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Gas? Bloating? What to Do for TRUE Digestive Relief When Your Gut Acts Up

Aug 30, 2018

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Before you reach for that antacid to stop your heartburn, or Gas-X to alleviate your gas and bloating, pause for a second… because you could actually be making matters worse. 

How could something that stops your discomfort so quickly end up making matters worse?

Well, many common remedies for these types of digestive issues don’t address the root cause of the problem, they just temporarily relieve the symptoms. One example is when we take medications like antacids, they reduce the concentration of hydrochloric acid in our stomachs, which can change the entire environment of the gut. 

The gut is home to trillions of microorganisms known as the “gut microbiota.” When their environment is thrown off balance by powerful drugs, it can cause complications further down the line. 

Gas and bloating are some of the most common digestive issues people have today. Between 10 and 30 percent of Americans struggle with these uncomfortable symptom – that’s 97 million people!1 

If you struggle with digestion issues, you are not alone.

How do you truly address gas, bloating, and other digestive issues without long-term consequences of using various over-the-counter medications? Is it the foods you are eating contributing to the problem? What can be done to address the root cause, rather than mask the symptoms?

The answer is in restoring balance to the gut microbiome. 


Rebalancing the Gut Microbiome for Gas and Bloating Relief


Bloating happens when gas builds up in your digestive system – this can be uncomfortable or even downright painful. Using laxatives allows temporary relief from bloating by causing a bowel movement. But this doesn’t mean that the bloating won’t return the next time you reach for gas causing food. 

Sometimes people are able to figure out which foods are causing their bloating and avoid them, but for others it is more tricky. Determining which foods cause your tummy troubles is a tedious process. Not to mention, just because you identify a food or two that induces bloating doesn’t mean you’ve corrected the underlying problem.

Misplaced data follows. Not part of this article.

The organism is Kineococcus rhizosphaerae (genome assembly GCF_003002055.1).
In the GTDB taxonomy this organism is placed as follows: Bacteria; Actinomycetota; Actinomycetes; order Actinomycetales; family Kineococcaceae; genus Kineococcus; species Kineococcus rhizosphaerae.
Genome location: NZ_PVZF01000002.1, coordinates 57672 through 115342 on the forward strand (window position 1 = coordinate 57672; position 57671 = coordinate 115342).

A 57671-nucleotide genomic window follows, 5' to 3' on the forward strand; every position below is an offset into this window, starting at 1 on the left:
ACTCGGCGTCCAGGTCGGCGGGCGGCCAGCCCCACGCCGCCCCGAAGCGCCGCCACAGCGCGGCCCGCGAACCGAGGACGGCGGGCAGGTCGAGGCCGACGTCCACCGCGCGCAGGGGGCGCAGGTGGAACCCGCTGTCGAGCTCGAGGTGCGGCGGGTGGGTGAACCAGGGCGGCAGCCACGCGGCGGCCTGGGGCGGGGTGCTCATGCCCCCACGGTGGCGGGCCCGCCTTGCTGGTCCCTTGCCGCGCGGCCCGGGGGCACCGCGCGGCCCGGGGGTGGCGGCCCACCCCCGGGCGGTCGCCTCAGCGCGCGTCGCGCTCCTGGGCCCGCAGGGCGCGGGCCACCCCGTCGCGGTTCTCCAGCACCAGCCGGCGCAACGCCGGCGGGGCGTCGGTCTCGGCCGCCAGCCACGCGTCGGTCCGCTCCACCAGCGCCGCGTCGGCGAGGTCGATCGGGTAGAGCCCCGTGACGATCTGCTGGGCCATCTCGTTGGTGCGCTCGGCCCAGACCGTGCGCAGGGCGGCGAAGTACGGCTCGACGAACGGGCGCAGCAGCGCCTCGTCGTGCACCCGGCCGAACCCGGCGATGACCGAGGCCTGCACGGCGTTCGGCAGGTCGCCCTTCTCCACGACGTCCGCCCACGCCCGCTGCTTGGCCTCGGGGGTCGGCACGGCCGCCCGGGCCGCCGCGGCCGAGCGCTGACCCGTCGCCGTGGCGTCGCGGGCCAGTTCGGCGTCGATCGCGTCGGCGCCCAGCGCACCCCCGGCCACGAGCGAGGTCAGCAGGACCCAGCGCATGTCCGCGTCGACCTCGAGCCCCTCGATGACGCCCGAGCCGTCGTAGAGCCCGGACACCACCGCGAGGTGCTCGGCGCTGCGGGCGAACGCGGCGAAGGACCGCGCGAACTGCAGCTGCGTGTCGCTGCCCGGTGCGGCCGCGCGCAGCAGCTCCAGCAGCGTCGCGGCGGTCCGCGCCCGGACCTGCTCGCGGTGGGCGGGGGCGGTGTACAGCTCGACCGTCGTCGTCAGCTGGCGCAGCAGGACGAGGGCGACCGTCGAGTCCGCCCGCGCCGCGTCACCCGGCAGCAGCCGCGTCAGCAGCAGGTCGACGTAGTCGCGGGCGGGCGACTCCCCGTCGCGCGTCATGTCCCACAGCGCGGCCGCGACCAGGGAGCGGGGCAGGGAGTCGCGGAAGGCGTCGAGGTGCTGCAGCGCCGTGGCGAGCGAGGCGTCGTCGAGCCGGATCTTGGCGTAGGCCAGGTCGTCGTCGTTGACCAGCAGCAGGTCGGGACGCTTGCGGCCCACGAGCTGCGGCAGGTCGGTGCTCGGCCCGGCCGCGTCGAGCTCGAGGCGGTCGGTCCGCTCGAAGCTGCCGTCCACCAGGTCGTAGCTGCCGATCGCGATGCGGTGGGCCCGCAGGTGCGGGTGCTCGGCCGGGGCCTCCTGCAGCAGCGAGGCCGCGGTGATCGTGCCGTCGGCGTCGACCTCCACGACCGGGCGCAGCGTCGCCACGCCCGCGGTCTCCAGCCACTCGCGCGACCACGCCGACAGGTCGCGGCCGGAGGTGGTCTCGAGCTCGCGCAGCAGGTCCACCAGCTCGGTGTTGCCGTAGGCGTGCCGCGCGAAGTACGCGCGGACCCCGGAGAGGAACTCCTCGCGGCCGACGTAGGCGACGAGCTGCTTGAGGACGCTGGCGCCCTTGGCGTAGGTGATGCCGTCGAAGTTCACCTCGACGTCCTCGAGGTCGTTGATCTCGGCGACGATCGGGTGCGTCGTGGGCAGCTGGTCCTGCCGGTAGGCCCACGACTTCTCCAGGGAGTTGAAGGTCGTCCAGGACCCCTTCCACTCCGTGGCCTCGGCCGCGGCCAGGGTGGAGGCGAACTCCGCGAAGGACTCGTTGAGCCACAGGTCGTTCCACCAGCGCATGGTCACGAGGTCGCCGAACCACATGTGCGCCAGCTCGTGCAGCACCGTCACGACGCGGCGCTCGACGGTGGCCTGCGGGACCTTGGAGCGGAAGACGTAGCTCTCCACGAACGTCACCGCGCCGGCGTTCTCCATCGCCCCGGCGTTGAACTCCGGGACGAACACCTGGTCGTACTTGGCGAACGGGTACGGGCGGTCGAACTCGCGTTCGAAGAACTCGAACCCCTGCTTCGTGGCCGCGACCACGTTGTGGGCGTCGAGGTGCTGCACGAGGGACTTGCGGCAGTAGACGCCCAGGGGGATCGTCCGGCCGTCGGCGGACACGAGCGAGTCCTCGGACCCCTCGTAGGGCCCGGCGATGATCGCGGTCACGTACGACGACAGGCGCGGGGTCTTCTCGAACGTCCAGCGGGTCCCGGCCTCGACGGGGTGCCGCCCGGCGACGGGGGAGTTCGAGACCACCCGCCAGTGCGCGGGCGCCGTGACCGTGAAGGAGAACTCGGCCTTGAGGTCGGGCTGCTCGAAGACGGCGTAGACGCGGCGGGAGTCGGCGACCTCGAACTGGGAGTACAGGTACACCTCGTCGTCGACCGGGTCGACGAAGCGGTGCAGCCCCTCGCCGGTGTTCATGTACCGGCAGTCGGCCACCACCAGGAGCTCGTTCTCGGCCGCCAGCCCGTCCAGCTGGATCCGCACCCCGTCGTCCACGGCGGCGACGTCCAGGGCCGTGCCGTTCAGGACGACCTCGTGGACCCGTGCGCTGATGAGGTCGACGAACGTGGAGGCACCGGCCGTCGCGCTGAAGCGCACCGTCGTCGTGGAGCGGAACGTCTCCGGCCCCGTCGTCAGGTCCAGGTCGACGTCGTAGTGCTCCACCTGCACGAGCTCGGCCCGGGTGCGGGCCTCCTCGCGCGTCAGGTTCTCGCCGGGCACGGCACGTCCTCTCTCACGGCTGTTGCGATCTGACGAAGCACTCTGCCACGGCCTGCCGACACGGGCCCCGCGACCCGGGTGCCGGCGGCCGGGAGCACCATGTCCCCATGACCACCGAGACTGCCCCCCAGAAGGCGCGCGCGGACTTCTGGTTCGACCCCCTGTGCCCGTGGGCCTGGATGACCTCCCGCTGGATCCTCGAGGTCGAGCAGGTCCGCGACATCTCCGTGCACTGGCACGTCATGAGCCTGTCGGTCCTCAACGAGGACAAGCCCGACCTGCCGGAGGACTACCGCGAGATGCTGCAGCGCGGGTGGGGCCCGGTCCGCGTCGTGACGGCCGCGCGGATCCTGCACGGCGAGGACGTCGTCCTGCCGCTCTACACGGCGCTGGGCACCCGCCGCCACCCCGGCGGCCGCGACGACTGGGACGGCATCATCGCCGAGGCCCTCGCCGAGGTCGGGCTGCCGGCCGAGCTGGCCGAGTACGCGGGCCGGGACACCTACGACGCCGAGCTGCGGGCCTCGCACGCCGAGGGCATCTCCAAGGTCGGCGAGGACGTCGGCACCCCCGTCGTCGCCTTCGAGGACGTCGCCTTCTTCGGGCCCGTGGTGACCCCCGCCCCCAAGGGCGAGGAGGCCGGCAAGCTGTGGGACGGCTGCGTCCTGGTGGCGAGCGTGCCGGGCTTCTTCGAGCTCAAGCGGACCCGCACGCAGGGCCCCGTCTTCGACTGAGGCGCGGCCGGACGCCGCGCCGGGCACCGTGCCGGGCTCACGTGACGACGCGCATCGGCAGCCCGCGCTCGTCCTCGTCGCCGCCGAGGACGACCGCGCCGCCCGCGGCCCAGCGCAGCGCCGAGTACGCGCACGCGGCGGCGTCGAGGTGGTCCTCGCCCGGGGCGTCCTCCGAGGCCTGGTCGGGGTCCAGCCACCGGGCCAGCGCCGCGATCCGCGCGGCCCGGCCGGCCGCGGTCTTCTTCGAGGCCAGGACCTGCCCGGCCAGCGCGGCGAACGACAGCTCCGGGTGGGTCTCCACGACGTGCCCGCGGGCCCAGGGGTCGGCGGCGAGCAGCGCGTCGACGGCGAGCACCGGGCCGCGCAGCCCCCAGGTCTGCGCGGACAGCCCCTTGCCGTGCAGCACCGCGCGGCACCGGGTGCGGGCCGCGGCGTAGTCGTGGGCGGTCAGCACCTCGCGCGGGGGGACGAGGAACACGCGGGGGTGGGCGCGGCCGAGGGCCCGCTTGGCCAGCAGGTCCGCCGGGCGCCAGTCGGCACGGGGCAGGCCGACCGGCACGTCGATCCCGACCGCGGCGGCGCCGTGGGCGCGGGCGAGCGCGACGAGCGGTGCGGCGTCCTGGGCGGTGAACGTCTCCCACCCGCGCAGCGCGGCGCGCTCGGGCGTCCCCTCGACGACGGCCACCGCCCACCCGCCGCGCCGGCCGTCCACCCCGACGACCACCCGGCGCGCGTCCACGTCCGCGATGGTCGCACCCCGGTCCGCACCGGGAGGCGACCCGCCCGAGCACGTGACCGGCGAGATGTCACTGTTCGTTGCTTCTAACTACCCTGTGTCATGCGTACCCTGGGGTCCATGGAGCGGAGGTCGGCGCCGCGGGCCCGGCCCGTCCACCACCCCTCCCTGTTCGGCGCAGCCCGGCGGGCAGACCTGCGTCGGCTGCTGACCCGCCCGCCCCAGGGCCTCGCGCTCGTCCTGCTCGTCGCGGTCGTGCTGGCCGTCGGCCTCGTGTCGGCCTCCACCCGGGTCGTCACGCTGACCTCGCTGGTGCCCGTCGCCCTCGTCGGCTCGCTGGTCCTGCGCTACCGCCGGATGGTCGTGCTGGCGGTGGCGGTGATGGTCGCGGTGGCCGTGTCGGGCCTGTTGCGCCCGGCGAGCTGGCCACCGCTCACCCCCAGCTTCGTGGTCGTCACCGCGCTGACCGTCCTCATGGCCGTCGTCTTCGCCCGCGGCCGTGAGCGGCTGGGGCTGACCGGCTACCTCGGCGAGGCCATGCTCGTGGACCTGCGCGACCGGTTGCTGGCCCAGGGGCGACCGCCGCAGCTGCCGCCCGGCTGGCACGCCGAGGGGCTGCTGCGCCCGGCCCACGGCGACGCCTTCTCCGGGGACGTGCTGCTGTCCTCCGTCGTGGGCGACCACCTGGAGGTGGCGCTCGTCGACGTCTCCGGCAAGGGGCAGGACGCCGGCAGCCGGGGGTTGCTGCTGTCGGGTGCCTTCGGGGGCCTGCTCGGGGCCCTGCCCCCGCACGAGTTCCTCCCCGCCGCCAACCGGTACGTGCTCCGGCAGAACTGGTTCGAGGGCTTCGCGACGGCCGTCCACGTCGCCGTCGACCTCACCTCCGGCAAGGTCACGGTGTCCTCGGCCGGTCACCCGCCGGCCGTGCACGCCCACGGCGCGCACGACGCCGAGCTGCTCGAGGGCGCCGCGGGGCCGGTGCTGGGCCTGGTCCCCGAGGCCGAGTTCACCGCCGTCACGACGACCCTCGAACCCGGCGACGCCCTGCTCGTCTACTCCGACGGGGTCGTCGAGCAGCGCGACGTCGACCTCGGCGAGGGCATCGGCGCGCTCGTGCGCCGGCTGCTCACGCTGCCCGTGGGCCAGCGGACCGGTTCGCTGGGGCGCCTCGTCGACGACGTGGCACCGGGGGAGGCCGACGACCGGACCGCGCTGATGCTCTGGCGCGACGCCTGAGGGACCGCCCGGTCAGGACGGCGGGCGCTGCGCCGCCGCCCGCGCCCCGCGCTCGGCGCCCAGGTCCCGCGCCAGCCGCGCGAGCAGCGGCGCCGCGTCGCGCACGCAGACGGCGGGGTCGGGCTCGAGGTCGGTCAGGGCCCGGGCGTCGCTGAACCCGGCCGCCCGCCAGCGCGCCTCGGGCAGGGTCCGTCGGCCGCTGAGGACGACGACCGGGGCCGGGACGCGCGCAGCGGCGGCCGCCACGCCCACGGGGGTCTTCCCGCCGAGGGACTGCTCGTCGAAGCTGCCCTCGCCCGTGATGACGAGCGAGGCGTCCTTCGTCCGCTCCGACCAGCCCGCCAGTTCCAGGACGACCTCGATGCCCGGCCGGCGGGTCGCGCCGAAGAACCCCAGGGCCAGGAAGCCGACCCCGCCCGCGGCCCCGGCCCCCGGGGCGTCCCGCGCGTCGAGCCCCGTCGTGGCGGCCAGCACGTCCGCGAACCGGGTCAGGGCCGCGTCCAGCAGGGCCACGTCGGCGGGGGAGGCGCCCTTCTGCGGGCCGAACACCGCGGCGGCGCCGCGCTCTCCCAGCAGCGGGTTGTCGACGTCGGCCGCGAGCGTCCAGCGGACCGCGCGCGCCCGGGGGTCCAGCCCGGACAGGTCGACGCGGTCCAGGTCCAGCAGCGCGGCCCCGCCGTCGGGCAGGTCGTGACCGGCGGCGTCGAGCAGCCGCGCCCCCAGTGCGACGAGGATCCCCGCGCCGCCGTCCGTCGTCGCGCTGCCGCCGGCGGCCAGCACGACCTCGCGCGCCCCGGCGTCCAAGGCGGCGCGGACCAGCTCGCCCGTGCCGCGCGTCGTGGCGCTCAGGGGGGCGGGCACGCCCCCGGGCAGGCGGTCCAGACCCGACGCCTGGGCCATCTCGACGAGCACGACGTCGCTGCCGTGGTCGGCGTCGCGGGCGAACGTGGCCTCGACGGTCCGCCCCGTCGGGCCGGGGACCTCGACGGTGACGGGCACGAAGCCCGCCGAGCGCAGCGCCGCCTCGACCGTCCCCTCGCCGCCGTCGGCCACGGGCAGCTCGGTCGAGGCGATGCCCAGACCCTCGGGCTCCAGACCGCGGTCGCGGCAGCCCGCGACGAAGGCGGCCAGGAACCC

This is because gas and bloating can occur when there is gut dysbiosis. Dysbiosis means that the ecosystem of microbes living in your gut has become imbalanced or dysfunctional. When dysbiosis occurs and the environment of the gut changes, levels of microbial byproducts such as   methane and hydrogen can ramp up. It is possible that the increase in these gases are  the true source of your discomfort. 


Mischievous Methane Producers 


Methane in particular causes problems because it can slow your digestive system down. Reducing the motility of the whole system, which can lead to constipation, abdominal cramping, and inflammation.2

You see, there may be ancient bacterial relatives called archaea living in your gut. Some archaea are methanogens, meaning they are capable of producing methane in the gut if they are present and active.3 While having some archaea inhabiting your intestinal tract may be a good thing, depend on the rest of your microbial ecosystem.

Sometimes bacteria, including archaea, can creep up from the large intestine to the small intestine where it doesn’t belong. This may contribute to small intestinal bacterial overgrowth (SIBO), which can contribute to uncomfortable bloating and gas.4

Until recently SIBO was a misunderstood condition, leaving many who suffered without solutions. Today, the primary treatment for SIBO is an antibiotic called rifaximin, which targets the bacteria in the small intestine.5 While sometimes we have to take antibiotics, they can disrupt the balance of the gut’s ecosystem further and can potentially cause new GI issues.